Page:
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Make, v. Sax. to compofe or make verses, L. W. 69,
364; to folace him sometime as I do whan I make,
See the n. on ver. 4094.
Thould read-nake, i. e, make naked; cur inertes ter-
compositions, L. W. 413; and thou medieft with
mokings, P. P. 60. Malapert, adj. pert, forward, C. L. 737; and so we
should read in T. iii. 87, with the mfl. J. K. instead
fignifies expert, &c. Cotgrave,
syve it my malifoun, P. L. 318.
victuals for an inn of court. See his character, ver.
a baker in general. See Du Cange in v. Manceps 2. The office Itill sublifts in several colleges as well as
inns of court. Mandement, n. Fr. mandate, 6928. Manere, n. Fr. carriage, behaviour, 140, 10860
kindor fort; a manere Latin, 4939, a kind of Latin; fwiche a maner love-drinke,6335,luch a sort of love
potion ; swiche maner rime, 6769. Mangonel, o. Fr. an engine used to batter walls, R.
6279. Manie, n. Fr. Gr. madness, 1376. Mannish, adj. Sax. human, proper to the human spe
cies, M. 271-masculine, proper to man as distin-
proach, 5 202.
clined to believe that this word is to be understood in a sense similar to that in which the Fr. phrases Batre les rues—and Buteur de pavez, are used: Batre
to revel, jet, or swagger, up and down the streets anights; Bateur de pavez, a jetter abroad in the streets--a pavement-heater. See Cotgrave in v. Bateur, Batre, Pavé; sothat he was a market-beter atte full, may mean perhaps he was used to swagger Volume XIV.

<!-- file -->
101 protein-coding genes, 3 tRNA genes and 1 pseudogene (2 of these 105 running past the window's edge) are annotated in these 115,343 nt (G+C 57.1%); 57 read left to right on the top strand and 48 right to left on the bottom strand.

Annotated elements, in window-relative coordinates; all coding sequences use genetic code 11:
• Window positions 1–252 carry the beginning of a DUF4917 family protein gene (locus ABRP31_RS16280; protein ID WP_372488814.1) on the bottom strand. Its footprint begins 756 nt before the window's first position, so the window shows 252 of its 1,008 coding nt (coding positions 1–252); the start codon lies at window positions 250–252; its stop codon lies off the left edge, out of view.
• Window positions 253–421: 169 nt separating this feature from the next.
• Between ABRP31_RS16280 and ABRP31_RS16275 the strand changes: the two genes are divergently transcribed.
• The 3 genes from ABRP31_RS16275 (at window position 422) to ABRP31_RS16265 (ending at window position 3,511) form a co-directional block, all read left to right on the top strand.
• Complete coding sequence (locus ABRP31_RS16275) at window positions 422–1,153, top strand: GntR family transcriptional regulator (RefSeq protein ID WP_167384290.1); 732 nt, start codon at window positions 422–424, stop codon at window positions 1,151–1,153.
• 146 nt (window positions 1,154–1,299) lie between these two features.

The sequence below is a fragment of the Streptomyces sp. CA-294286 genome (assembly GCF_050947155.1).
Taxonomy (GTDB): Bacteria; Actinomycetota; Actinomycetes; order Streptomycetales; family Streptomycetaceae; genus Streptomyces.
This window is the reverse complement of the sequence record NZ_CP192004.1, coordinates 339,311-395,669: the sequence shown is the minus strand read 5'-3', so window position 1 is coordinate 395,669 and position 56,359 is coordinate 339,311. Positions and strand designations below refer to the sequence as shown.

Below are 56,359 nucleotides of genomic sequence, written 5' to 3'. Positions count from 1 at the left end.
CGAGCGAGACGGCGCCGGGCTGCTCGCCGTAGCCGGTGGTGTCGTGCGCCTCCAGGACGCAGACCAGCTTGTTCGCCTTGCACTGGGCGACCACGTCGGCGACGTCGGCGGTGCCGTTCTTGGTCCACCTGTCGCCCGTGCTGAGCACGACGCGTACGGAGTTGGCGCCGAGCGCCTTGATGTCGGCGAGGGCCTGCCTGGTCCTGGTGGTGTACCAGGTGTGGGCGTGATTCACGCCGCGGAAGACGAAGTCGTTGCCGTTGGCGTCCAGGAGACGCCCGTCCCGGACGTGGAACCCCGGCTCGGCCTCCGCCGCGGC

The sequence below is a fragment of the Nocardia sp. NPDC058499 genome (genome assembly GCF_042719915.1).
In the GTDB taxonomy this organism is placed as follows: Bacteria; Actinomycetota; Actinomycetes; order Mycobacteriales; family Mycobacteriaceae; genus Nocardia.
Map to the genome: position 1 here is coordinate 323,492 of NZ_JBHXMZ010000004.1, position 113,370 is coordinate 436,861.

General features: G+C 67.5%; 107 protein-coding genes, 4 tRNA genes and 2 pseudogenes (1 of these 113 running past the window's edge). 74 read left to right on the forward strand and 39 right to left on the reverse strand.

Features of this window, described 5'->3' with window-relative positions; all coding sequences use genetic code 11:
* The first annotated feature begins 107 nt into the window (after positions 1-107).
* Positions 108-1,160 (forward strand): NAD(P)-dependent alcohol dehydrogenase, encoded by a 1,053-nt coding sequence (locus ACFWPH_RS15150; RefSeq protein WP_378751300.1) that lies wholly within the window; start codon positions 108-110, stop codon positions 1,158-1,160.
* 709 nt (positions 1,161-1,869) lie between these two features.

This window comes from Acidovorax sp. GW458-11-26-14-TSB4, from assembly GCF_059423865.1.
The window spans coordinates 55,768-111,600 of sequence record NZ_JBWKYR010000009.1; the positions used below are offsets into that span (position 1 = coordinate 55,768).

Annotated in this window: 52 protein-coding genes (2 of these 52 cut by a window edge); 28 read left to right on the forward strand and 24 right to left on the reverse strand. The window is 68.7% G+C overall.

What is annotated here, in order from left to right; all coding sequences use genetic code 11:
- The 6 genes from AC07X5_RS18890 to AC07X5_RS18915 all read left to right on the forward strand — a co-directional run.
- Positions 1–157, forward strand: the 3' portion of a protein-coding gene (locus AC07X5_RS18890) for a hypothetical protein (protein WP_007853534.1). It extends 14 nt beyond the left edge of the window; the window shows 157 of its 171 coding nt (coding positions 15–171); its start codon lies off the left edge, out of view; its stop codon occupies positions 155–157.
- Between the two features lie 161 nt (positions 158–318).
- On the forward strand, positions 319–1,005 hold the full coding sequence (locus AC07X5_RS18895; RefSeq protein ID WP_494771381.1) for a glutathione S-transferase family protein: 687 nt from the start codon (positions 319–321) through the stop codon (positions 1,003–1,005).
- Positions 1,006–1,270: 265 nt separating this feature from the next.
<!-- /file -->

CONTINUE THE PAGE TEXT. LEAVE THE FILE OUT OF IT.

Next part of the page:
up and down the market when it was fulleft-a cir. cumitance which suits very well with the rest of his character.--Alarket-dacbar, circumforaneus,Prompt.
Parv. Alarkis, n. Fr. a marquis, 7940. Markis, for markises, gen. ca. sing. 8870: in the same
manner Peneus is put for Peneufes, 2066; Thefeus for Theseuses, 2201,2697; Venus for Venufes, 2274, 10586; Ceres for Cerefes, 10139; Melibeus for Melibeuses, I 3902, and in prose, M. 311, 1. 21,2 : perhaps it might have been proper to add a mark of apocope to the words foabbreviated. As to the prefent methodof expressing the genitive cases of nouns ending in s by adding anothers with a mark offyncope, as Pencus's, Theseus's, Venus's, &c. it seems absurd, whether the addition be intended to be pronounced or not. In the first case the e should not be cut out; in the second the s is quite superfluous. But the absurdity of this practice is most striking when the genitives of monofyllable nouns are thus written, an ox's horns, an ass's ears, a fil's tail, St. James's park; not withstanding that the e, which is thus directed to be cut out, is constantly and necessarily to be pronounced, as if the several words
were written at length, oxes, afjes, fises, Jameses. Markifeje, n. Fr. the wife of a marquis, 8159, 8270. Murto, pr. n. Mars, 2023. Martire, n. Fr. martyrdom, torment, R. 2547. jlartire, v. Fr. to torment, 1564. Miry, Marie, pr, n. a vulgar oath; by Mary, 13322,
16530. Mafe, n. a wild fancy, 15099; T. v. 468. Alafi, v. neut. to doubt, to be confounded, 10261. Mlafoncili, n. astonishment, confusion, 8937: di F.lin, n. rather mazerin, 13781, a drinking-cup.